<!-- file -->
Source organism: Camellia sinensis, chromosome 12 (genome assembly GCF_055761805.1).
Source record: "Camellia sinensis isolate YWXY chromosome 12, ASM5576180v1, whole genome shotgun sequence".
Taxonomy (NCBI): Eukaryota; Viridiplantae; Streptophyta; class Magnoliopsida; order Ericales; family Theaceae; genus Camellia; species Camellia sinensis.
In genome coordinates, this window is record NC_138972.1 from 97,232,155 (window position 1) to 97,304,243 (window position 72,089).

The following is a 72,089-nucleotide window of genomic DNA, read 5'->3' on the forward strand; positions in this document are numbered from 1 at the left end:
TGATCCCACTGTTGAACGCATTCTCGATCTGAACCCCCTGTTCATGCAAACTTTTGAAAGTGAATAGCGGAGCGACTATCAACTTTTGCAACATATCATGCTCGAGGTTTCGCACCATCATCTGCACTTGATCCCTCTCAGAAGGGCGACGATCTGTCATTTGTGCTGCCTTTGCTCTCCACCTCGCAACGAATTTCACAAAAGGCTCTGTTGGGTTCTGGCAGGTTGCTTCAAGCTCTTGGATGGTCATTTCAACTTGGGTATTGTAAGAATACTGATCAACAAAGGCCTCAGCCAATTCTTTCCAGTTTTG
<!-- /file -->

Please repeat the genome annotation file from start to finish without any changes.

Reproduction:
Source organism: Camellia sinensis, chromosome 12 (genome assembly GCF_055761805.1).
Source record: "Camellia sinensis isolate YWXY chromosome 12, ASM5576180v1, whole genome shotgun sequence".
Taxonomy (NCBI): Eukaryota; Viridiplantae; Streptophyta; class Magnoliopsida; order Ericales; family Theaceae; genus Camellia; species Camellia sinensis.
In genome coordinates, this window is record NC_138972.1 from 97,232,155 (window position 1) to 97,304,243 (window position 72,089).

The following is a 72,089-nucleotide window of genomic DNA, read 5'->3' on the forward strand; positions in this document are numbered from 1 at the left end:
TGATCCCACTGTTGAACGCATTCTCGATCTGAACCCCCTGTTCATGCAAACTTTTGAAAGTGAATAGCGGAGCGACTATCAACTTTTGCAACATATCATGCTCGAGGTTTCGCACCATCATCTGCACTTGATCCCTCTCAGAAGGGCGACGATCTGTCATTTGTGCTGCCTTTGCTCTCCACCTCGCAACGAATTTCACAAAAGGCTCTGTTGGGTTCTGGCAGGTTGCTTCAAGCTCTTGGATGGTCATTTCAACTTGGGTATTGTAAGAATACTGATCAACAAAGGCCTCAGCCAATTCTTTCCAGTTTTG